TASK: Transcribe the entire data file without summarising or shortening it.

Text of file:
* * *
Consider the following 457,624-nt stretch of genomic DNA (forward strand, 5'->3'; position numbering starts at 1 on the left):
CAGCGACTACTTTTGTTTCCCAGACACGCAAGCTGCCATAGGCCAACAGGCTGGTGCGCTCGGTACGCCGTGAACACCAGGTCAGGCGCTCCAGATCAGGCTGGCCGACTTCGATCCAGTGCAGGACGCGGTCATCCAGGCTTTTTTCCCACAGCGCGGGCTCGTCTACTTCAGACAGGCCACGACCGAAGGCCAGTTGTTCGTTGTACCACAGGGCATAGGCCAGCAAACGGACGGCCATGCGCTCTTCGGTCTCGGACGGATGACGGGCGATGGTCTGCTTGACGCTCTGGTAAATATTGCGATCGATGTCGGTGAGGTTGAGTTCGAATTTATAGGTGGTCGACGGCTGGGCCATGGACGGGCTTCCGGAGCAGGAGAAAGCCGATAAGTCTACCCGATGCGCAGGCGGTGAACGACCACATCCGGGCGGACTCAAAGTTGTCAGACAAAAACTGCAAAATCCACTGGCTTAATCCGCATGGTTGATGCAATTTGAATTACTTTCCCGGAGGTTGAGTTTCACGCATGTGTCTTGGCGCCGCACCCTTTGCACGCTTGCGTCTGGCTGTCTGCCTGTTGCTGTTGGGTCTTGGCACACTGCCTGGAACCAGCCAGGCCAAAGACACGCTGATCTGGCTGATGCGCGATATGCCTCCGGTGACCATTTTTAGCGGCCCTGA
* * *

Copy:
Consider the following 457,624-nt stretch of genomic DNA (forward strand, 5'->3'; position numbering starts at 1 on the left):
CAGCGACTACTTTTGTTTCCCAGACACGCAAGCTGCCATAGGCCAACAGGCTGGTGCGCTCGGTACGCCGTGAACACCAGGTCAGGCGCTCCAGATCAGGCTGGCCGACTTCGATCCAGTGCAGGACGCGGTCATCCAGGCTTTTTTCCCACAGCGCGGGCTCGTCTACTTCAGACAGGCCACGACCGAAGGCCAGTTGTTCGTTGTACCACAGGGCATAGGCCAGCAAACGGACGGCCATGCGCTCTTCGGTCTCGGACGGATGACGGGCGATGGTCTGCTTGACGCTCTGGTAAATATTGCGATCGATGTCGGTGAGGTTGAGTTCGAATTTATAGGTGGTCGACGGCTGGGCCATGGACGGGCTTCCGGAGCAGGAGAAAGCCGATAAGTCTACCCGATGCGCAGGCGGTGAACGACCACATCCGGGCGGACTCAAAGTTGTCAGACAAAAACTGCAAAATCCACTGGCTTAATCCGCATGGTTGATGCAATTTGAATTACTTTCCCGGAGGTTGAGTTTCACGCATGTGTCTTGGCGCCGCACCCTTTGCACGCTTGCGTCTGGCTGTCTGCCTGTTGCTGTTGGGTCTTGGCACACTGCCTGGAACCAGCCAGGCCAAAGACACGCTGATCTGGCTGATGCGCGATATGCCTCCGGTGACCATTTTTAGCGGCCCTGA